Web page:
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Futures Collegiate Baseball League

The Futures Collegiate Baseball League (FCBL) is a 7-team collegiate summer baseball league. It has five franchises in Massachusetts and one each in Connecticut and New Hampshire.

Futures Collegiate Baseball League
Current season, competition or edition:
Current sports event 2017 FCBL season
Sport Baseball
Founded 2010
CEO Chris Hall
Motto Who will be the first?
No. of teams 7
Country  United States
Most recent
Nashua Silver Knights
Most titles Nashua Silver Knights
Official website



The Futures League is a wood-bat league.[1] Its regular season schedule calls for 56 games per team (28 home and 28 away games).

FCBL ballplayers are unpaid collegiate athletes who join the league to gain experience and exposure to Major League Baseball scouts. The FCBL mission is to prepare young men for the rigors of playing professional baseball.

Roster rulesEdit

The league accepts players who were on college baseball rosters during the preceding spring season. League rules require that at least 15 of the 30 players on a roster have a local connection, either having attended high school in New England or currently attending college in New England.

Extra innings ruleEdit

For the 2017 regular season, games that are tied after 10 innings will be decided by a home-run hitting contest that may take three rounds. Games may end as ties, if the Home Run Derby does not produce a winner. Playoff seedings use a point system like that of the National Hockey League, with 2 points for wins and 1 point for ties and "overtime" losses (games lost via the home-run contest).[2]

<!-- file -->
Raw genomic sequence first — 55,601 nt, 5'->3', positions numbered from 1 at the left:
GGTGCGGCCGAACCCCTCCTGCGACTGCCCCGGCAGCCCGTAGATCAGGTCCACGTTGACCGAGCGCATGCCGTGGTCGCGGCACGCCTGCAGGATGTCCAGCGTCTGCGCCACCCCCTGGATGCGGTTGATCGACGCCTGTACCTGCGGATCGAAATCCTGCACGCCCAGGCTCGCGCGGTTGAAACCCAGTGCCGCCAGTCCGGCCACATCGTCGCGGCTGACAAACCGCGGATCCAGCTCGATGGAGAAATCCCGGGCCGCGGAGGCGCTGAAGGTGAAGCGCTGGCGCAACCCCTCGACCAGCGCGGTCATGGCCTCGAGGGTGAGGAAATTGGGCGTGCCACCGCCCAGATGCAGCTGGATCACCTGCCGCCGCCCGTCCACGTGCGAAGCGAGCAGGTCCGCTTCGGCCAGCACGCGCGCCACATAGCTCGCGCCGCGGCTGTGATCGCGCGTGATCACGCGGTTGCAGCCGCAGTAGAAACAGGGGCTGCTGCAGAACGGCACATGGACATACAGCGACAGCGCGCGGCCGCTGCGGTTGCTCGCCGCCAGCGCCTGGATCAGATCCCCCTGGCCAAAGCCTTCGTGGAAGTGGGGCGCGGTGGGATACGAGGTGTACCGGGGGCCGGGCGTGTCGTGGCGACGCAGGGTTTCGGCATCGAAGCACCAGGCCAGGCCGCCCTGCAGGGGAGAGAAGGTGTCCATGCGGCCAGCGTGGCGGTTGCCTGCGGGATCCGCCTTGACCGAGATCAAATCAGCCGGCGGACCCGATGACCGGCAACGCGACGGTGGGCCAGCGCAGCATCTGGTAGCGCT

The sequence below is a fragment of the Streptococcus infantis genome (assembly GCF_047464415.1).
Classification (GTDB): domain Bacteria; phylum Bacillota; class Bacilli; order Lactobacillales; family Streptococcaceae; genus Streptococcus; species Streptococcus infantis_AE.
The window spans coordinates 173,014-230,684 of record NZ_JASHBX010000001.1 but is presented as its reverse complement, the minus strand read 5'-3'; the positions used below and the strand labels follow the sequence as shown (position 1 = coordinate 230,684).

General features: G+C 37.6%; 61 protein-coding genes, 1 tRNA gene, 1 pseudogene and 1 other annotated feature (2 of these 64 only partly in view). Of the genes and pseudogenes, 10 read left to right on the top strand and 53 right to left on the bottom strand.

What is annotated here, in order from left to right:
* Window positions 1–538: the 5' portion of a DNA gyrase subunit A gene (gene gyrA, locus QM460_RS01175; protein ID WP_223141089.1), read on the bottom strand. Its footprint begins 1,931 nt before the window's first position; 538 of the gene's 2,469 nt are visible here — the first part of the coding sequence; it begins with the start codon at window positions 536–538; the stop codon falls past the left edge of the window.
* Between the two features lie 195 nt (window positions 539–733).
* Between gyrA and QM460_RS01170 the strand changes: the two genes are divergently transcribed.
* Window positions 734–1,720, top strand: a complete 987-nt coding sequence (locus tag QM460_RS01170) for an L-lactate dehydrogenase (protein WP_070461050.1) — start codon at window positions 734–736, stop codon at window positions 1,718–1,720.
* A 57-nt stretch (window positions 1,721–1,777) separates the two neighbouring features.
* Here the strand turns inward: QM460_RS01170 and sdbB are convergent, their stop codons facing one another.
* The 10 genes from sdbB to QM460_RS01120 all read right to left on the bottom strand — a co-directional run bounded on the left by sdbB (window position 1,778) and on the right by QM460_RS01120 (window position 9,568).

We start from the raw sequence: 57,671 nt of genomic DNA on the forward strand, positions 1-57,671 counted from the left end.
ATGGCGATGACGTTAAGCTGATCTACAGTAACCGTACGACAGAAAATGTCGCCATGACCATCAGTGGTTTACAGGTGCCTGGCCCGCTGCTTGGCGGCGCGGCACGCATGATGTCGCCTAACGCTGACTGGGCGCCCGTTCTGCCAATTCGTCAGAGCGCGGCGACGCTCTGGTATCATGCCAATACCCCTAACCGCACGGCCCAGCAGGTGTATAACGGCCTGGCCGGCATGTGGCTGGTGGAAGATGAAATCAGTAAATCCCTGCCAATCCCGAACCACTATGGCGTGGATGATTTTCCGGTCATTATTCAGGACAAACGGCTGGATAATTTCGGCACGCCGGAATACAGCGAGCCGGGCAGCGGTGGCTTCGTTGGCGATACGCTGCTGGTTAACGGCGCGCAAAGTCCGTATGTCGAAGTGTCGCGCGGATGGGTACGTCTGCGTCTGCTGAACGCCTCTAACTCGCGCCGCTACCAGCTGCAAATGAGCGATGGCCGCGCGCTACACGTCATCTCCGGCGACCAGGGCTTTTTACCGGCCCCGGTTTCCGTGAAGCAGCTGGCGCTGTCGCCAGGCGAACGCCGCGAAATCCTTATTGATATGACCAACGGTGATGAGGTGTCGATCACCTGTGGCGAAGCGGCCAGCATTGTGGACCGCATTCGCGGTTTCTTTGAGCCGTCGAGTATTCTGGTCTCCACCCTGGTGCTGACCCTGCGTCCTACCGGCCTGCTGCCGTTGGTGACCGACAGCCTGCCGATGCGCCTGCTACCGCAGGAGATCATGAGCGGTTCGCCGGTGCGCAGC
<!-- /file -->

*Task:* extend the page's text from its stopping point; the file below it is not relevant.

The Futures League was co-developed by:

The Carminucci Sports Group sought to place an NECBL franchise on the island of Martha's Vineyard, and the Spinners hoped to do the same in Nashua, New Hampshire. The NECBL declined to expand, so the organizations formed a separate league.[3] The FCBL aimed to use professional baseball operators with proven histories. Most FCBL venues are former professional ballparks (marked with an asterisk in the table below), but some teams play in high-school ballparks.

The league started play in the 2011 season. Martha's Vineyard, Nashua, Seacoast, and Torrington were the charter franchises. The championship paired the top two franchises in a best-of-three series. Nashua (27–16) won the regular season and defeated Torrington (25–17) for the championship.[4]

Expansion in 2012Edit

For the 2012 season, the FCBL expanded from four to nine teams. The league expanded into the Leominster/Fitchburg, Massachusetts area with the addition of the Wachusett Dirt Dawgs. In addition, the FCBL induced the North Shore and Old Orchard Beach franchises to jump from the NECBL, as well as the Pittsfield and Brockton franchises of the professional, independent Can-Am League to convert to the collegiate format.

The Pittsfield franchise was operated by majority owner Marvin Goldklang and the Goldklang Group, which owns and operates four other minor-league baseball teams. The move by the Brockton franchise was described as a one-year "hiatus" from professional baseball, but it continued in 2013.

An all-star game was played, pitting selected players from the four charter teams against the five new teams.

The post-season was also revamped to involve four of the nine teams. The winners of two best-of-three division series (#4 plays #1, #3 plays #2) competed in a best-of-three championship series.[5] Nashua repeated as FCBL Champion.

2013 seasonEdit

The 2013 season was played with the same nine franchises as in 2012. The playoffs were expanded to include the top six teams of the nine. The teams finishing first and second got a first-round bye, with the remaining playoff teams to play a new initial round consisting of a single game.[6]

Earlier, there had been boilerplate text on a league press release[7] that "The FCBL is planning and negotiating with other locations for further expansion in the 2013 season." Speculation had centered on Worcester, Massachusetts, where the Worcester Tornadoes had lost its affiliation with the Can-Am League. A Tornadoes creditor, John Creedon Jr., was in discussions with the College of the Holy Cross to secure a lease for Hanover Insurance Park at Fitton Field.[8]

The all-star game was structured as Massachusetts versus "New England" (the four non-Massachusetts teams).